It’s Time to Talk About… Scarring
Whether caused by surgery or trauma, scarring is something that affects over 20 million people in the UK. Although a lot of people aren’t affected by their scars, they can be a source of distress for just as many others. Almost a quarter of people living with scarring have said that it has been the source of short term emotional problems, and one in ten have experienced long term emotional problems as a result of their scars, but many people still do not understand the physical and emotional impact of scarring.
At Juvea Aesthetics, we believe that this can only be changed through education, so we’ve put together a quick guide to scarring, including scarring types, treatment options and available support networks.
How Scars are Formed
When we suffer an injury that breaks the skin, our body will naturally produce lots of collagen and granulation tissue to quickly repair the damage. This might sound great, but there’s a catch – our body’s priority is to heal the wound, not to return the wounded area to exactly how it was before. This means that although some scars might be almost invisible, others can be raised, pigmented or bigger than the original injury.
Types of Scarring
Atrophic scarring is formed when not enough tissue is produced during the wound healing process. These scars are typically sunken below the level of the surrounding skin and are particularly common amongst acne sufferers, who can be left with boxcar or icepick scarring years after the acne itself has cleared.
Normotrophic scars are the most ‘harmless’ scar in terms of physical appearance. They are caused by an appropriate response by our body to the injury, and over time the scar will flatten until level with the surrounding skin, become thin and lighten in colour, and will not cause any discomfort once fully healed.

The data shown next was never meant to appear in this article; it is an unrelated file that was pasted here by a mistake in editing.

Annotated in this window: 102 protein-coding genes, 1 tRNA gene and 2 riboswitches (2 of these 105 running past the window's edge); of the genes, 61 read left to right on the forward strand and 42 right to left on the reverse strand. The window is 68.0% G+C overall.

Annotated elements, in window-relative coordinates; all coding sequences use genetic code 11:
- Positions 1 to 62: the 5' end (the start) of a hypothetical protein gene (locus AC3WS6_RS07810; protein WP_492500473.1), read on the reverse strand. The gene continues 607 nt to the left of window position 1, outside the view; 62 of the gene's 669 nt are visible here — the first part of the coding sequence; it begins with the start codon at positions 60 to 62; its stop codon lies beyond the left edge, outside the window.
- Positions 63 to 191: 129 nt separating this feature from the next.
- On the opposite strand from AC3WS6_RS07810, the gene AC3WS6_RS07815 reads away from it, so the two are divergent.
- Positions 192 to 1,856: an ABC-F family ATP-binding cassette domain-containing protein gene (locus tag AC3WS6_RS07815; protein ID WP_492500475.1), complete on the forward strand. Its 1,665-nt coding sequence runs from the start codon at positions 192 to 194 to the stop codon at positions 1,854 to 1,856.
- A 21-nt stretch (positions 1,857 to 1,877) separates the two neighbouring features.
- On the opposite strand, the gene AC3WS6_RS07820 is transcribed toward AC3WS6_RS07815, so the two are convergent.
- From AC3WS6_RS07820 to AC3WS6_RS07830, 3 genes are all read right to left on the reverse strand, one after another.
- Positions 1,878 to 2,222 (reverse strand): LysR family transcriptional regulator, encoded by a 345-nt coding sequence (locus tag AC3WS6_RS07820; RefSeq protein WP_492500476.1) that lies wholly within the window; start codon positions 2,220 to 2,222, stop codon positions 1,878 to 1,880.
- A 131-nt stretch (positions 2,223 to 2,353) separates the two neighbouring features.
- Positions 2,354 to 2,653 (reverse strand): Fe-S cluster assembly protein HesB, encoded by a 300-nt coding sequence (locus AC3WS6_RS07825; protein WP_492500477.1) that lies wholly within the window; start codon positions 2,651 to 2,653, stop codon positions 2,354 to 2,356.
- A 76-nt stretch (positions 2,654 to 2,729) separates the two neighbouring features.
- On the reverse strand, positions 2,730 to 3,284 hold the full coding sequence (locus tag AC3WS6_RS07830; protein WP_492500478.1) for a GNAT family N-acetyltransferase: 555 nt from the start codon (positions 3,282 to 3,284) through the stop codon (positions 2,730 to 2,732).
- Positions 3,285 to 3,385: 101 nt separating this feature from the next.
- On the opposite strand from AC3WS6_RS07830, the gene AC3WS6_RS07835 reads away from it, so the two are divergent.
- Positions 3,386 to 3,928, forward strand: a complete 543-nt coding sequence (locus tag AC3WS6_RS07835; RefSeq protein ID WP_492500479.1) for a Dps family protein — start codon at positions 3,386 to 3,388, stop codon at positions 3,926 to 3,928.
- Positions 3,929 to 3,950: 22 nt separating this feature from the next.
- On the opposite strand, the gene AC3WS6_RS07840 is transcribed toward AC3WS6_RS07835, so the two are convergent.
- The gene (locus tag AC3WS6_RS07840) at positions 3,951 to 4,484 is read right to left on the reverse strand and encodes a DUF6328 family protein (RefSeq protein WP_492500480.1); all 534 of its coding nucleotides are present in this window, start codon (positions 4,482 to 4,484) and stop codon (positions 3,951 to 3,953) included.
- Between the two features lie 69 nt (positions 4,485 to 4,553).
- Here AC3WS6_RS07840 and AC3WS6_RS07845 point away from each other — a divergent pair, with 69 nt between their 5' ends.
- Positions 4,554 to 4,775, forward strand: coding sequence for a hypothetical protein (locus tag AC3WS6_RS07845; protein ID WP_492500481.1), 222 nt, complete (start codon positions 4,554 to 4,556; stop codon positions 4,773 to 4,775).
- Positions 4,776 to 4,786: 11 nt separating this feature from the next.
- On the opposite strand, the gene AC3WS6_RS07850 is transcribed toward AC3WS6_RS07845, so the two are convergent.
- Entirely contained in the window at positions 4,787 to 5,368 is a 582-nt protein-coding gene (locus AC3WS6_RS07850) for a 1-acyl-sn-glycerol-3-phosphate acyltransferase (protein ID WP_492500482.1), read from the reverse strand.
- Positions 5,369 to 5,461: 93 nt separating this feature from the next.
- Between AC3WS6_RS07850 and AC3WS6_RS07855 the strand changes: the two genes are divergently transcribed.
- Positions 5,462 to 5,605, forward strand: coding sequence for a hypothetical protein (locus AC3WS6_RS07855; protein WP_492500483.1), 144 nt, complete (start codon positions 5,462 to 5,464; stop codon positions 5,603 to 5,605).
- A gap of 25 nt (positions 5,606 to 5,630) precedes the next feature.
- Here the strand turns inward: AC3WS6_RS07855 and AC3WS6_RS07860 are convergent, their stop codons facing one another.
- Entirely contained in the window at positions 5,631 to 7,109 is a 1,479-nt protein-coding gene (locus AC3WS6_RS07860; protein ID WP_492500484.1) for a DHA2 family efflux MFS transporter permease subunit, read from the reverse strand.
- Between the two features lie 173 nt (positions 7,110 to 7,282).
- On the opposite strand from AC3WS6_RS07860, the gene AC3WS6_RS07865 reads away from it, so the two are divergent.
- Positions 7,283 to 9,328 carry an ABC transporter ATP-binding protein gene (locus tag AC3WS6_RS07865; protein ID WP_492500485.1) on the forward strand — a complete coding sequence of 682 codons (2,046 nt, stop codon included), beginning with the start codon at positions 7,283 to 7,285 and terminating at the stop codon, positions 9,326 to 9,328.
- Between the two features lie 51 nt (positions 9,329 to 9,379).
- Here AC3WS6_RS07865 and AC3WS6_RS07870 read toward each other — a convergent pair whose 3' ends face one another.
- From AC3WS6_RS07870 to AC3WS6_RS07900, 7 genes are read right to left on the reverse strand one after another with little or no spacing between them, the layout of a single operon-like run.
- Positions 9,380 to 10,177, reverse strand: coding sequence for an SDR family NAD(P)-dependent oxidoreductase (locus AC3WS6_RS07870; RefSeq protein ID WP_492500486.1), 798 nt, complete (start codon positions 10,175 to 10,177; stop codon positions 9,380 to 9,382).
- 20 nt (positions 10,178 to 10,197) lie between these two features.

Hypertrophic scarring is caused by the body producing too much collagen during the wound healing process. This leaves scars which are still within the boundaries of the original injury but are raised, thickened, and often pigmented. These scars may thicken for up to six months after the injury, however the appearance of the scar should gradually improve over the course of two or three years.
Like hypertrophic scarring, keloid scars are caused by too much collagen production and are raised, thickened and pigmented. Unlike hypertrophic scarring however, keloid scars do not stay within the boundaries of the injury and can in fact be much larger than the original wound, with the scar continuing to grow even after the injury has healed. These scars can be tight, itchy or painful, and can restrict movement if they are near a joint.
Wound contraction is a normal part of the healing process, and naturally reduces the amount of damaged tissue that needs to be repaired by our body. Sometimes though our body can go a bit over the top in the contraction process, and the resulting scar can be incredibly tight and painful, restricting range of movement alongside often being very noticeable. Scar contractures are particularly experienced by those who have suffered burns.
Scarring Treatment Options
Skin Camouflage Make-Up:
Make-up can sometimes be the first line of treatment we reach for to cover a scar, but there are more permanent options than what can be found on the shelves at Boots. Specialised skin camouflage products use highly pigmented creams and powders to create a waterproof, long lasting result that blends your scars with your surrounding skin. A free face-to-face pigment matching service is available through Changing Faces.